Battle of Latema Nek
How many times have I talked already about moments when tragedy turns to farce? Ye gods, how many times in the African fighting have I talked about tragedy to farce for British Empire forces? Right since the Battle of Tanga in 1914, being attacked by angry bees, General Tighe getting himself shot in the arse. And when we left the battle yesterday, everything seemed set to follow that pattern. The South African infantry was wrecked and scattered; the South African Horse was heading for an ambush.
Tragedy does indeed turn to farce as the sun rises in the morning. But, for once, the Union Flag will not be the butt of this particular joke. It seems that the incredibly heavy casualties suffered by the 5th and 7th South Africans, and their consequent disordered retreat, have been slightly but crucially exaggerated. Lt-Col Freeth of the 7th hasn’t disappeared into the night, never to be seen again.
In fact, he’s on top of Latema Hill with eighteen of his own men, plus a small assortment of scattered Rhodesians and King’s African Rifles, who against all odds made it up there during daylight and survived long enough to join him. A major and 170 more men of the 7th are up close and personal with Schutztruppe on Reata Hill. The nek itself is still firmly under Major Kraut’s control, but he’s received reports of strong enemy formations fighting hard on top of both hills. With this information, the prudent thing to do is to retreat again, and that’s what he does. All the King’s horses and all the King’s men couldn’t do it on purpose, but a few hairy-arsed squaddies and askari have managed it by accident.
Furthermore, when this news reaches Colonel von Lettow-Vorbeck, the German commander calls off the ambush against the South African Horse. Instead of inflicting yet more casualties on an exhausted and retreating enemy, the Schutztruppe is soon conducting a general retreat of its own towards Kahe. So it is that when men go forward to sweep up any stragglers at the foot of the hills and get them heading back to Taveta, they instead find Lt-Col Freeth on top of Laterna, watching the enemy retreating before him. Presumably he’s feeling rather smug.
There’s no serious attempt at pursuit today, presumably because most of the men who would have pursued and the officers who would have commanded them are too busy pissing themselves laughing. It’s not all wine and roses for General Smuts, mind, who today issues a spectacularly two-faced declaration that the “first phase” of his campaign is over. In private he’s still moaning about the slow progress of General Stewart to the east, who’s only just crossed the River Sanya, although Stewart’s men are now moving quite a bit faster. Here’s a map: X and Y are British Empire forces, S are Schutztruppe.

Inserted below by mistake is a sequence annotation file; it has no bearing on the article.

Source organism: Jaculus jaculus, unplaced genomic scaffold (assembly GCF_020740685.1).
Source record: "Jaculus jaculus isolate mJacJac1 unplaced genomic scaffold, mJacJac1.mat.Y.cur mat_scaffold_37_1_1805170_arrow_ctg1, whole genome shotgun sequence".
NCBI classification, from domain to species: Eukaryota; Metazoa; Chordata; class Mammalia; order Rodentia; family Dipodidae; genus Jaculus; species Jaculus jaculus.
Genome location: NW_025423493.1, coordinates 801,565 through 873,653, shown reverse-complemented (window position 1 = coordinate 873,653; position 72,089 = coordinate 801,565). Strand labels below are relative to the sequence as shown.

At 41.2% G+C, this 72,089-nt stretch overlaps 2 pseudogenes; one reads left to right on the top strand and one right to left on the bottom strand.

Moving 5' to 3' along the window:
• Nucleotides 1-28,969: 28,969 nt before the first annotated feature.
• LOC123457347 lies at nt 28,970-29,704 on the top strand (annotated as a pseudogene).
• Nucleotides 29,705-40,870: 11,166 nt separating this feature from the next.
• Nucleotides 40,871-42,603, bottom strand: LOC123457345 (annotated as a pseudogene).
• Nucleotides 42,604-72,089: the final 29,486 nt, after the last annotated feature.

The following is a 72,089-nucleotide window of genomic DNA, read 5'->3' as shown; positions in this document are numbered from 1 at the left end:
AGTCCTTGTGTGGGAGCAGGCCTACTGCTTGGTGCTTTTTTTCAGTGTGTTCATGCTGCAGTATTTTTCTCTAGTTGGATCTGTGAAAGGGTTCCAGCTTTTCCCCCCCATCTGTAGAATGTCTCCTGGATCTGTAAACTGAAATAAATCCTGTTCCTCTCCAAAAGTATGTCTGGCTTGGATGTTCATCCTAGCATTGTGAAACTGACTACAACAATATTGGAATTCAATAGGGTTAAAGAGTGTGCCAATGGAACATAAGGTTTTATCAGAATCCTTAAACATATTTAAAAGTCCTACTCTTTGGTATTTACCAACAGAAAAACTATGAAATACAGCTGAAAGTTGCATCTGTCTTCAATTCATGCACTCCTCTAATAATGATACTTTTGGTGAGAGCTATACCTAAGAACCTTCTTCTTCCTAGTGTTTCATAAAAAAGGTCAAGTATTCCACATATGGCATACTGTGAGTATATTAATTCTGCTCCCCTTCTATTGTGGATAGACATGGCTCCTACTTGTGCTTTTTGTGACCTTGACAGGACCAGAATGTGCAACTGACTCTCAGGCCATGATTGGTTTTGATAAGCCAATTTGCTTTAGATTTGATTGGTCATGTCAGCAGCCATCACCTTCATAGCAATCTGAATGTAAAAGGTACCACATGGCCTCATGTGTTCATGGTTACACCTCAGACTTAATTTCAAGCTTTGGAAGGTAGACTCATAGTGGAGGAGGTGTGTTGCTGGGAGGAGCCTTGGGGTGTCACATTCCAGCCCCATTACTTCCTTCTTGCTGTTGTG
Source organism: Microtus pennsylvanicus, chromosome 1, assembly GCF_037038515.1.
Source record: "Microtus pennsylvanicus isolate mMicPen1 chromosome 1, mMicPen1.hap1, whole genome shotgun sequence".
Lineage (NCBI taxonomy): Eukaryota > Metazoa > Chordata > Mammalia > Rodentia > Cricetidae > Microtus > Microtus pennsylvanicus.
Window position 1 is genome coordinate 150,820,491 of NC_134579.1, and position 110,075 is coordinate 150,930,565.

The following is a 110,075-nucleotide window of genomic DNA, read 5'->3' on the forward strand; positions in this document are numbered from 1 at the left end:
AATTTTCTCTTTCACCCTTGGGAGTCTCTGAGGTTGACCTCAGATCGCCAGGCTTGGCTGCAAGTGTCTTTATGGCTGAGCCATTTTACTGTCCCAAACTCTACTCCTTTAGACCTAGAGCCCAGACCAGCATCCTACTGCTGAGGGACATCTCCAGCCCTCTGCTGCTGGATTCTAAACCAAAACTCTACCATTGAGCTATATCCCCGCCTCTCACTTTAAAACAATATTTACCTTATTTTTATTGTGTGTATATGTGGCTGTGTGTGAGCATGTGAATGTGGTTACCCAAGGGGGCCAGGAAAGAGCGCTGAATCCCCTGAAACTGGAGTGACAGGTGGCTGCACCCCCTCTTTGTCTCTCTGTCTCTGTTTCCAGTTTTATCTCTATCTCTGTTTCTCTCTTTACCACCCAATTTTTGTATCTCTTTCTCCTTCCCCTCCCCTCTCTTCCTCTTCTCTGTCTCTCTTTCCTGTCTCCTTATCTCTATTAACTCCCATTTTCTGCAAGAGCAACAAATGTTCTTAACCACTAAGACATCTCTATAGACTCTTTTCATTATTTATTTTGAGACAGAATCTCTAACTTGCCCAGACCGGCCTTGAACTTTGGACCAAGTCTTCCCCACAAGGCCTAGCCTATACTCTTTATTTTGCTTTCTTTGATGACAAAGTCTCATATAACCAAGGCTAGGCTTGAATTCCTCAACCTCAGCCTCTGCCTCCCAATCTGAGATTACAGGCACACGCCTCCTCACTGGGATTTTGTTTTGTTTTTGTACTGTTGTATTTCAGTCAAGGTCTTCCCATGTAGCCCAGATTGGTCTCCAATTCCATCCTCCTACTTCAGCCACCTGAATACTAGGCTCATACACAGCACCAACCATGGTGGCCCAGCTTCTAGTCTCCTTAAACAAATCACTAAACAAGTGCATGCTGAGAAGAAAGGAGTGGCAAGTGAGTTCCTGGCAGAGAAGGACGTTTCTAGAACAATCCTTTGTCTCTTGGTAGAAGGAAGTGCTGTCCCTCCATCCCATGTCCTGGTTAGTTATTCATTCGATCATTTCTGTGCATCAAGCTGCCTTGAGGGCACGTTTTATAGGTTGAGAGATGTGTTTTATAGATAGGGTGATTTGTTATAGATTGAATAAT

Meanwhile, it’s a trying day for E.S. Thompson as he finds out what he missed.
Just before daylight they woke us up and we marched back to Taveta very tired. Noticed the hospital was overflowing with wounded. I am still not in love with fighting and I suppose never will be. The Colonel came in and reported that he and Major Thompson with [inaccurate number of men] respectively had occupied the hills on either side of [Latema Nek]. He told us that our section had worked splendidly.
Mr Lowden, and Archie Cohen are amongst the dead, Douglas Waugh is missing and my second cousin Signaller Thompson is wounded. Went to Mennie’s funeral about 12 o’clock. The ‘Last Post’ was being sounded all day.
Thompson eventually rose to the rank of Lieutenant-Colonel and commanded the 2nd Transvaal Scottish (don’t laugh) in the Second World War. One wonders if he ever discovered a love, or anything like it, for fighting.
The great and the good of the Entente are descending on Paris today. British, Italian, Belgian, Serbian, and Russian representatives all attend to hear General Joffre’s latest ideas. General Haig apparently did not attend, though Lord Kitchener and Wully Robertson did. Perhaps he was too busy moving British GHQ 30 miles south-west, from St Omer to Montreuil-sur-Mer. Those boxes won’t pack themselves, you know!
The need for a massive, coordinated offensive to take the pressure off the Battle of Verdun is confirmed by the conference. Interestingly, the timescale has now been moved up considerably. The BEF has been working to a start date of July 1 or thereabouts. However, it seems that now the Russians will attack on the Eastern Front in mid-May, with everyone else following on the 30th, a full month before the dates agreed by Joffre and Haig for the Battle of the Somme. Hmm.
The conference also spends an inordinate amount of time blethering on about Salonika. The Russians are trying to sell Joffre and Robertson on the idea of attacking Bulgaria, which goes down like a cup of cold sick. Then everyone squabbles about the possibility of removing some men from the Birdcage. After much conversation they’ve decided, again, to do nothing until the Serbian Army is recovered and ready to fight again.
Let’s now get back to the Eastern Front for a moment, shall we? On the 1st, we found Tsar Nicholas II ordering an immediate offensive to give the enemy something other than Verdun to think about, and the various army commanders all grasping frantically for excuses not to. Nevertheless, when the monarch says “Jump”, there will always be people ready to answer “How high, Sire?”